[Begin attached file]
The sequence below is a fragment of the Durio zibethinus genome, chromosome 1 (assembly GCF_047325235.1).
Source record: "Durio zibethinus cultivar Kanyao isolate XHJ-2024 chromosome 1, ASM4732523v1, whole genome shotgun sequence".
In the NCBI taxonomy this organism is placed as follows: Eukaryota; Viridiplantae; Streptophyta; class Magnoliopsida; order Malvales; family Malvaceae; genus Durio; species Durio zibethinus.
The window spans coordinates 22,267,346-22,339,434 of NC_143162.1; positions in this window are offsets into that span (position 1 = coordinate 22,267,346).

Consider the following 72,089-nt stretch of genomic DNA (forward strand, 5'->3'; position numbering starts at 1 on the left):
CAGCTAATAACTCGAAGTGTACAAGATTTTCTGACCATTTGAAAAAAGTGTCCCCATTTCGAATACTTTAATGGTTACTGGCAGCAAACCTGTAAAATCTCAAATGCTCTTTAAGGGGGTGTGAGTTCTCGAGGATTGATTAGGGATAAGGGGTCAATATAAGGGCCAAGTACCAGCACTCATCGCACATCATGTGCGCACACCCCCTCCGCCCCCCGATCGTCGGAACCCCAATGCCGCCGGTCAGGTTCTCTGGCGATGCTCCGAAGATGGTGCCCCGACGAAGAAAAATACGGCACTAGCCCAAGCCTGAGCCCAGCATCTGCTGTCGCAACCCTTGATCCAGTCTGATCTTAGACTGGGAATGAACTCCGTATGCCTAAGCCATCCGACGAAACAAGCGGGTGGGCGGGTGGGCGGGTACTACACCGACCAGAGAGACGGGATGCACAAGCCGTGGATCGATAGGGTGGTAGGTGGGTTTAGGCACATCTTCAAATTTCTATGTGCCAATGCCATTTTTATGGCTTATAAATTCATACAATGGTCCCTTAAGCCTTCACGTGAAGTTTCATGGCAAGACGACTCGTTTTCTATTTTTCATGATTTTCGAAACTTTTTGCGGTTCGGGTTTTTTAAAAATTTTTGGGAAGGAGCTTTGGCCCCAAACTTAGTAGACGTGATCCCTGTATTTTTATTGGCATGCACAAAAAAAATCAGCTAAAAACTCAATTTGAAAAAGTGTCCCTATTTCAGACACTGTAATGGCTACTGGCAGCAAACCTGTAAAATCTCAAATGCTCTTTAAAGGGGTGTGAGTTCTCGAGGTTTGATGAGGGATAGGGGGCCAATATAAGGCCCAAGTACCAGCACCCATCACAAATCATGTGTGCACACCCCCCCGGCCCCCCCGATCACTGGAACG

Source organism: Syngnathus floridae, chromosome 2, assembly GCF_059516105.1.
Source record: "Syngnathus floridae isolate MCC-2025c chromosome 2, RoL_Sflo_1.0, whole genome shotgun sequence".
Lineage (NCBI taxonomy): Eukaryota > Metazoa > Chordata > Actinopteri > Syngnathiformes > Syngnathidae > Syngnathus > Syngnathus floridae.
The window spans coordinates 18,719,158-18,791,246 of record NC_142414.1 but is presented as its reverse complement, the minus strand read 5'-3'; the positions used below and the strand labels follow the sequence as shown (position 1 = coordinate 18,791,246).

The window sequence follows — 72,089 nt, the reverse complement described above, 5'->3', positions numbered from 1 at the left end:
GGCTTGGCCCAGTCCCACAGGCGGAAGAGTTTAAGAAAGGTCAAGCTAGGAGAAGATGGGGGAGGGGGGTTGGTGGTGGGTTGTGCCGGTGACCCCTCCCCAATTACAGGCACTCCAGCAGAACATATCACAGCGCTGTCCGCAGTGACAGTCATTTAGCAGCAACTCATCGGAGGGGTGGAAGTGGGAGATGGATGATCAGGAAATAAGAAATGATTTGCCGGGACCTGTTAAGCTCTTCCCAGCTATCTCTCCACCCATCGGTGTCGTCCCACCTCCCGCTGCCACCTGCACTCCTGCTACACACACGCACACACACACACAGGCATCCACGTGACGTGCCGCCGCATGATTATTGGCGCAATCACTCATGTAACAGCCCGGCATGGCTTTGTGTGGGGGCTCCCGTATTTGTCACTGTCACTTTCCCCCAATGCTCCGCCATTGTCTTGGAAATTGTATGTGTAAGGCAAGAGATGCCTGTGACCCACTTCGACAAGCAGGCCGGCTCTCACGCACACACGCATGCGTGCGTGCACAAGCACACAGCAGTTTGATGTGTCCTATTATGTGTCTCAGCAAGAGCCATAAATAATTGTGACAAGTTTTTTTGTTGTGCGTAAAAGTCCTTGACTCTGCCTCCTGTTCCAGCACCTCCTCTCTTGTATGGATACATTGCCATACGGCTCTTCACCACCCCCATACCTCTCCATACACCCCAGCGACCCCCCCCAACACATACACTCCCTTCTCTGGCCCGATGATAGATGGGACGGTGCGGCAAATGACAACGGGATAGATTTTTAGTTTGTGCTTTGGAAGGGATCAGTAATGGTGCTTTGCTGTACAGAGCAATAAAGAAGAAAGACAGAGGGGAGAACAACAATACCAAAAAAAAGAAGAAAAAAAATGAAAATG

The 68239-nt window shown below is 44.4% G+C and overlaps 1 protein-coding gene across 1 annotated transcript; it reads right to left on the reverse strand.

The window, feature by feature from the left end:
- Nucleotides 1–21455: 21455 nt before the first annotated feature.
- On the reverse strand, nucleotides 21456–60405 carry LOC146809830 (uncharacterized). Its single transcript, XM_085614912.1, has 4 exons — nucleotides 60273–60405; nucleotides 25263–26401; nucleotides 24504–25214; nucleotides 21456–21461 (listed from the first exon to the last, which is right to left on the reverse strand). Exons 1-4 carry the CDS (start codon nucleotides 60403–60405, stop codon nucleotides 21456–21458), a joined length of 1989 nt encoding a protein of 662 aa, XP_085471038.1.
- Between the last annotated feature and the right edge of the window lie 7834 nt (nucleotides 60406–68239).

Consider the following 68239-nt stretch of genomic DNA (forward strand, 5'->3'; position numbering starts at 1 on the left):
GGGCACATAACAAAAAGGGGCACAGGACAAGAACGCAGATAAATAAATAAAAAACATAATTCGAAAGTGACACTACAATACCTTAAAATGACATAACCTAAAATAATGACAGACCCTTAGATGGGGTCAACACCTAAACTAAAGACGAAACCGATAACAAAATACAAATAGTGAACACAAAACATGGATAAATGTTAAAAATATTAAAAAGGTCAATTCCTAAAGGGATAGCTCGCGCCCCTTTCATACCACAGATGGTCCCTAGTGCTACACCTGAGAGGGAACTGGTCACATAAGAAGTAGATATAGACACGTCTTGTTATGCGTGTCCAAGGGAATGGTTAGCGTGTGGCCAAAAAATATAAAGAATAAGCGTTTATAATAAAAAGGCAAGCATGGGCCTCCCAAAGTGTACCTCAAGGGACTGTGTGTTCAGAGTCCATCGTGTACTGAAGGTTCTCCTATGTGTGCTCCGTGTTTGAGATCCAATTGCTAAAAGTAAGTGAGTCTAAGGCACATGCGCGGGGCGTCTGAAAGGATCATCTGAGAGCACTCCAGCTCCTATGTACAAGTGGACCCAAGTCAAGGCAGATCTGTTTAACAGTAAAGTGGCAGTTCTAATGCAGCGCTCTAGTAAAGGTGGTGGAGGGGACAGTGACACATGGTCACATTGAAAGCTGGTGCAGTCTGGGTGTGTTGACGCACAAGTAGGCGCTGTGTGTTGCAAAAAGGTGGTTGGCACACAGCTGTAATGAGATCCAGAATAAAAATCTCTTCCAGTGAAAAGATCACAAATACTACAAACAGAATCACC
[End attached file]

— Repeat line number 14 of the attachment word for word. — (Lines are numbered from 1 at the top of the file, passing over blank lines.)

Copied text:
The window, feature by feature from the left end: